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Laodice IV (flourished second half 3rd century BC and first half 2nd century BC) was a Greek Princess, Head Priestess and Queen of the Seleucid Empire. Antiochus III appointed Laodice in 193 BC, as the chief priestess of the state cult dedicated to her late mother Laodice III in Media. She later was married to three Kings of the Seleucid Empire, all her brothers.

Laodice IV
Head Priestess of the Seleucid Empire
Queen consort of the Seleucid Empire
Tenure196–193 BC (with Laodice III)
PredecessorLaodice III
SuccessorLaodice III
Queen consort of the Seleucid Empire

(Queen consort of Syria)
Tenure187–175 BC
PredecessorEuboea
SuccessorHerself
Queen consort of the Seleucid Empire

(Queen consort of Syria)
Tenure175–163 BC
PredecessorHerself
SuccessorUnknown (Antiochus V Eupator unmarried, consort of Timarchus unknown)
BornSeleucid Empire
Spouse
Issue
DynastySeleucid
FatherAntiochus III the Great
MotherLaodice III
OccupationPriestess

Contents

BiographyEdit

Family and early lifeEdit

Laodice was of Greek Macedonian and Persian descent. She was one of the daughters and among the children born to the Seleucid Monarchs Antiochus III the Great and Laodice III.[1] Her paternal grandparents were the former Seleucid Monarchs Seleucus II Callinicus and Laodice II, while her maternal grandparents were King Mithridates II of Pontus and his wife Laodice.

The parents of Laodice IV were first cousins, because her paternal grandfather and her maternal grandmother were brother and sister, and were among the children of Antiochus II Theos and Laodice I.[2] She was born and raised in the Seleucid Empire. Laodice was commemorated with an honorific inscription dedicated to her at Delos.[3]

AncestryEdit

First reign as queen consortEdit

In 196 BC, her eldest brother, crown prince Antiochus, was appointed by her father to succeed him.[5] In that year Laodice was married to him. The marriage of Laodice IV and Antiochus was the first sibling marriage to occur in the Seleucid dynasty.[3] From their sibling union Laodice IV bore Antiochus a daughter called Nysa.[6] Antiochus III appointed Laodice in 193 BC as the chief priestess of the state cult dedicated to her late mother Laodice III in Media.[6][3] Later that year, her brother-husband died. The family, particularly Antiochus III, grieved his death.[3]

Second marriageEdit

Antiochus III arranged for her to marry again, this time to her second eldest brother Seleucus IV Philopator.[6] In their union, they had three children: two sons, Antiochus and Demetrius I Soter, and a daughter named Laodice V.[6] In 187 BC, Antiochus III died and Seleucus IV succeeded their father. He became the Seleucid King while Laodice IV became the Seleucid Queen. They reigned as the Seleucid imperial couple from 187 BC until 175 BC, when Seleucus IV died.[6] There is no surviving record on how Laodice IV reigned as queen or how her contemporaries viewed her. Briefly in 175 BC, Laodice’s first son was King.[7] There are surviving coins dating from 175 BC that show portraits of Laodice IV and her first son with Seleucus IV, Antiochus, making them the first Seleucid King and Queen depicted on coins.[7]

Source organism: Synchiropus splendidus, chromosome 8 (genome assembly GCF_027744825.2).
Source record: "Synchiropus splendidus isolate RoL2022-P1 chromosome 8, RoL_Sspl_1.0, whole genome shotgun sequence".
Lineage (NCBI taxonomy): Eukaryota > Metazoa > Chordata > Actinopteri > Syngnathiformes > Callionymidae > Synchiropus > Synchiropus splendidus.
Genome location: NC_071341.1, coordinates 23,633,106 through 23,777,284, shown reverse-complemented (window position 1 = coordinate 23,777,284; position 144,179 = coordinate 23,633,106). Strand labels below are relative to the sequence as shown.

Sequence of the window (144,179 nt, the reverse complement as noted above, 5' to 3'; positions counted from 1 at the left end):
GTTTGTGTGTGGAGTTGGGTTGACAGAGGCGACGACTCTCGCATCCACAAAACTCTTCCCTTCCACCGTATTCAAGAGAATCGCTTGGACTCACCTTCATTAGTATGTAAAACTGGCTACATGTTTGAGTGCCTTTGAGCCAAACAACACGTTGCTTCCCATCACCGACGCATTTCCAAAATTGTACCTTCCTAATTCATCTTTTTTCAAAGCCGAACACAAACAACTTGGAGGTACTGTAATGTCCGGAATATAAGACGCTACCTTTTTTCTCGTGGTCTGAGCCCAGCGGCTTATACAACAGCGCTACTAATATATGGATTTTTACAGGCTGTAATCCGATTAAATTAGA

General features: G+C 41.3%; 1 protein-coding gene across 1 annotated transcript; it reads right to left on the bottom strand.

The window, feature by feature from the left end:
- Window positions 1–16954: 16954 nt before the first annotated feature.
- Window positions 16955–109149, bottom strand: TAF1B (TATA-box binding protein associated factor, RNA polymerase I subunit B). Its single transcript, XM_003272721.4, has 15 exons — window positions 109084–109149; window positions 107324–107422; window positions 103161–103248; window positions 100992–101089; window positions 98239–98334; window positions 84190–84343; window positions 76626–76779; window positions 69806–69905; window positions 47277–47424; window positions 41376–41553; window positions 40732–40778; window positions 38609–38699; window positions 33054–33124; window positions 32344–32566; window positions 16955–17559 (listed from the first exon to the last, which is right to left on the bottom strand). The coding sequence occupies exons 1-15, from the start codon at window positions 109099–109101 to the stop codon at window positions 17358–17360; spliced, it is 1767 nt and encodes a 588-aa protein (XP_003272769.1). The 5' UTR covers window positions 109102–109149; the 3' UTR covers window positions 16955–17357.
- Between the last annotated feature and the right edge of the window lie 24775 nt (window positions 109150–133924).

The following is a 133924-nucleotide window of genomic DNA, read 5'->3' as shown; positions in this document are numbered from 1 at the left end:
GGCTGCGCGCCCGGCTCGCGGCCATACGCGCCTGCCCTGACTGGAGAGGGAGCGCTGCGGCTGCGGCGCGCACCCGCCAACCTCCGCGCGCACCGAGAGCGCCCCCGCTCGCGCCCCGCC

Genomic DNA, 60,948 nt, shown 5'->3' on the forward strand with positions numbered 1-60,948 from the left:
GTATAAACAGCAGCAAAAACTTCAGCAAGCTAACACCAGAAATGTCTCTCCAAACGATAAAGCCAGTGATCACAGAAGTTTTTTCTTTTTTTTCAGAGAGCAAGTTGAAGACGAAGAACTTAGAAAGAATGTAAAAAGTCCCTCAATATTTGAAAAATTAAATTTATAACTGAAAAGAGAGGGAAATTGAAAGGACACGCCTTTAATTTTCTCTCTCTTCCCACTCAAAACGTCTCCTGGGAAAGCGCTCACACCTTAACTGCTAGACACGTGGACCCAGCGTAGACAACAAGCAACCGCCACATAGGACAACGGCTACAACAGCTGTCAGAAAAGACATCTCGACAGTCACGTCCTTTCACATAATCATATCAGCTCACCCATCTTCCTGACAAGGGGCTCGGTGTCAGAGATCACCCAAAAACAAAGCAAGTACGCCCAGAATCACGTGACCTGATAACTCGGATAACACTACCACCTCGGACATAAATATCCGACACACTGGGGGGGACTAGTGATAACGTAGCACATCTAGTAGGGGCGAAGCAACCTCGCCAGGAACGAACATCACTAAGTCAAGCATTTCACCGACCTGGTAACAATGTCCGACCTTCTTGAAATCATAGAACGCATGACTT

Third marriageEdit

After the death of Seleucus IV, Laodice married for the third time her youngest brother Antiochus IV Epiphanes, who succeeded his second eldest brother as King. Antiochus IV co-ruled with his nephew Antiochus and adopted him as his son, but had him assassinated in 170 BC.[7] Laodice bore Antiochus IV two children: a son, Antiochus V Eupator,and a daughter, Laodice VI.[6] When Laodice’s youngest brother and first son co-ruled, her second son Demetrius I Soter was sent as a political hostage to Rome. When Antiochus IV died, the first son of Laodice IV and Antiochus IV, Antiochus V Eupator succeeded his father as Seleucid King.[6]

See alsoEdit

ReferencesEdit

  1. ^ "Laodice III". Livius. 2017-01-04. Retrieved 2017-04-10.
  2. ^ "Antiochus II Theos". Livius. 2017-01-05. Retrieved 2017-04-10.
  3. ^ a b c d Grainger, A Seleukid prosopography and gazetteer p.48
  4. ^ Laodice III, prior to her marriage to Antiochus III the Great, was a Princess of Pontus and was styled as such.
  5. ^ "Antiochus III the Great". Livius. 2017-01-05. Retrieved 2017-04-10.
  6. ^ a b c d e f g "Laodice IV". Livius. 2017-01-04. Retrieved 2017-04-10.
  7. ^ a b c de:Laodike (Tochter des Antiochos III.)

SourcesEdit

External linksEdit

Laodice IV
Born: Unknown Died: Unknown
Royal titles
Preceded by
Consort of Laodice III
Seleucid Queen (Queen Consort of Syria)
196–193 BC
with Antiochus (210–193 BC)
Succeeded by
Laodice III
Preceded by
Euboea
Seleucid Queen (Queen Consort of Syria)
187–163 BC
with Seleucus IV Philopator (187–175 BC)
Antiochus IV Epiphanes (175–163 BC)
Succeeded by
None
(or consort of Timarchus)